Augmented Reality (AR) is a technology that superimposes a computer-generated image on a user's view of the real world, thus providing a composite view. The composite view of AR brings that necessary connection between maps and the real world. It is the missing link to a seamless user experience. Users can make better decisions faster because they can immediately interpret their data in context with the world it is intended to represent.
Robert Poynter, Graduate GIS Consultant at Interpret, recently tried out the Argis® Lens. Check out his take on it and how AR will become the industry standard.
Augmented reality is the next big step for location intelligence. Just as basemaps helped define and communicate spatial data on a 2D plane, augmented reality does the same with the world around you. We’re no longer limited to looking down - we can look forward, under, above and through. This is a fast-moving and competitive industry on the edge of a major boom, and we’re excited to be a part of it!
I’ve been trialing a new app called Argis® Lens from a small Colorado start-up, Argis Solutions LLC, to explore and visualise Christchurch’s storm water system. While polygons and lines don’t always look too exciting on a screen, the experience of being inside the layer is more entertaining. Using a feature service on a dev server, I’m able to add layers to my scenes on an iPad and then walk around in them. The interface is simple and intuitive, offering the user a variety of options and inputs – camera height, visibility distance, a grid for referencing, and the ability to navigate across the entire map from an office chair if the weather’s rough.
Check out complete post here.
Paul Hoemke, Business Analyst at Argis Solutions, did fascinating podcast with Karen Jagoda at the Esri UC earlier this month. Listen to the whole podcast at Digital Politics with Karen Jagoda. We've reproduced a few of the highlights here.
AR is ready for geospatial application. We received a very positive reception at the Esri User Conference in San Diego, CA. Read more about the end of this Argis Road Trip.
Harnessing your data is all about trusting your data. With our unique adjustment tools, you can trust what you see.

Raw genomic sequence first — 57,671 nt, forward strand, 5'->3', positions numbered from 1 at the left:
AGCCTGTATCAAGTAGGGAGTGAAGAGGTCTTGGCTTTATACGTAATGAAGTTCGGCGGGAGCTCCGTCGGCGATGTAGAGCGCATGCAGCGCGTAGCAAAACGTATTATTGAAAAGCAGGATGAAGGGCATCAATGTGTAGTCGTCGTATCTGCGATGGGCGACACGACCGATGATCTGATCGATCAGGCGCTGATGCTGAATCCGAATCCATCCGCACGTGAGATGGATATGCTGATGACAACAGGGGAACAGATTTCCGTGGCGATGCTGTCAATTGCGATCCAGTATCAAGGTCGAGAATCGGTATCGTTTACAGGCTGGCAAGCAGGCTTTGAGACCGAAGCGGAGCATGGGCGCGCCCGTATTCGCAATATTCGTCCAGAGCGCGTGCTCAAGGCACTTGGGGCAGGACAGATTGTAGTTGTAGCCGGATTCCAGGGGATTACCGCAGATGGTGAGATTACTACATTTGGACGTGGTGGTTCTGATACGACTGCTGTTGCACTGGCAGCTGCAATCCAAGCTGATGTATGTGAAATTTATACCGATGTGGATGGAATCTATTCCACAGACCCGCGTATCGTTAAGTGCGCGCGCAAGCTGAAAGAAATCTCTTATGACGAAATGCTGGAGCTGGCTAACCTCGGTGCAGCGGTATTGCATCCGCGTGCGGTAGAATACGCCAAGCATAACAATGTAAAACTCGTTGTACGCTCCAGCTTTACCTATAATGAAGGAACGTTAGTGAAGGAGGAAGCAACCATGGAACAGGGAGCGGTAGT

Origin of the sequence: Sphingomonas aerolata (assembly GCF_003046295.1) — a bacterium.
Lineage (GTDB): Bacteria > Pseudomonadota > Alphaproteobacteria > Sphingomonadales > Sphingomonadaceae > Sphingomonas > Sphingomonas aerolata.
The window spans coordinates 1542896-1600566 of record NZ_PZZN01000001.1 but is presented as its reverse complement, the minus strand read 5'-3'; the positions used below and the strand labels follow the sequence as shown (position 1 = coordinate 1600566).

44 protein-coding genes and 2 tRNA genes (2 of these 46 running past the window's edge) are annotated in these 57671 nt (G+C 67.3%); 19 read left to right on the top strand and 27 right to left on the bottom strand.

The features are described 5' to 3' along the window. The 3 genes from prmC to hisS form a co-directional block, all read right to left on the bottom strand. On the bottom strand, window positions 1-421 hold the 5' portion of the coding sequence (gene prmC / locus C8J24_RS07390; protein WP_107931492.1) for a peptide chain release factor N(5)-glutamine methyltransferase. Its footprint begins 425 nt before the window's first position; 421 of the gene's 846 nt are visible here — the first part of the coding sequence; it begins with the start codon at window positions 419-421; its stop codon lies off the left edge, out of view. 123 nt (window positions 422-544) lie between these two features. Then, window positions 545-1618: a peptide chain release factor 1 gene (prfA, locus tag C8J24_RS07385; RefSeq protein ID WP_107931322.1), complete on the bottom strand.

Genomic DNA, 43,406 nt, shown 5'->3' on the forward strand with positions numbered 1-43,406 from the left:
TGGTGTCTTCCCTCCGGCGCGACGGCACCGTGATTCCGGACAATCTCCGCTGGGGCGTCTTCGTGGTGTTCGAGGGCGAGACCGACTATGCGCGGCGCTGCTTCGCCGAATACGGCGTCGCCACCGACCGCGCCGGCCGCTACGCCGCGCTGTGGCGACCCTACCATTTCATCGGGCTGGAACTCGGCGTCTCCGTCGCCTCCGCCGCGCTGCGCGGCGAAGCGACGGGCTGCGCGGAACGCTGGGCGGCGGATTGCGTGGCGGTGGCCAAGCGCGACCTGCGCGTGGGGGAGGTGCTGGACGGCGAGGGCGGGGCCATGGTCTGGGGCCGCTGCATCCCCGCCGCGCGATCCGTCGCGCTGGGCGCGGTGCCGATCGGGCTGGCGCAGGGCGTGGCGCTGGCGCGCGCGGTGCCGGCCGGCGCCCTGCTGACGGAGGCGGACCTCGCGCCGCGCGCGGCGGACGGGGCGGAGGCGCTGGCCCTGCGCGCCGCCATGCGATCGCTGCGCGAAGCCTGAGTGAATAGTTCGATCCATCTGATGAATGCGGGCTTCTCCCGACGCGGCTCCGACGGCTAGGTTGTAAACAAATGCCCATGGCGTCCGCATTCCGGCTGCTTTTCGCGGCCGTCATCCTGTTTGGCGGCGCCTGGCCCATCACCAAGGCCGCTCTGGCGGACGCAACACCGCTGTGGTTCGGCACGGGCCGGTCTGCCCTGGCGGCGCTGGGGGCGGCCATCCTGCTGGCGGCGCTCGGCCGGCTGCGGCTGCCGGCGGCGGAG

The Argis Road Trip is continuing on to San Diego. See how the trip went and learn something about how #AR can effect risk mitigation.
On our way through Moab, Utah, we took a hike to show you how augmented reality helps mitigate risk. Sounds exciting, I know. But the truth is: what we’re about to show you revolutionizes the way you and your teams will harness GIS data.
Dusty dirt paths to the naked eye become rich veins of information through the Argis Lens.
But simply being able to view these assets wouldn’t be revolutionary, would it? So what we’ve done is allow you to interact with them.
The Attribute Window makes crucial information regarding any asset readily available at the touch of a screen. In Moab, for instance, we could view the lengths of the trails or the last time they were maintained. The Argis Lens brings all the rich information that surrounds us right to your fingertips.
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#argisroadtrip #AR #esriuc
On our way out of town, we stopped by Colorado’s world-famous Red Rocks Ampitheatre, to show you how, together, the Argis® Framework and Lens bring GIS data into the real-world.
Using data gathered through Esri’s ArcGIS Online, we rendered Red Rock’s assets into the Argis Lens, transforming invisible information into visible resources. Resources such as the electrical lines used to power the ampitheatre’s unforgettable performances. All this incredible information can be viewed from any perspective in the field, live or cached, with our without Wi-Fi.
Side-by-side, it’s easy to see why a three-dimensional perspective of your data is simpler and far more intuitive for anyone to use than a two-dimensional map.
Augmented reality may seem like something of the future, but here’s now, and it works.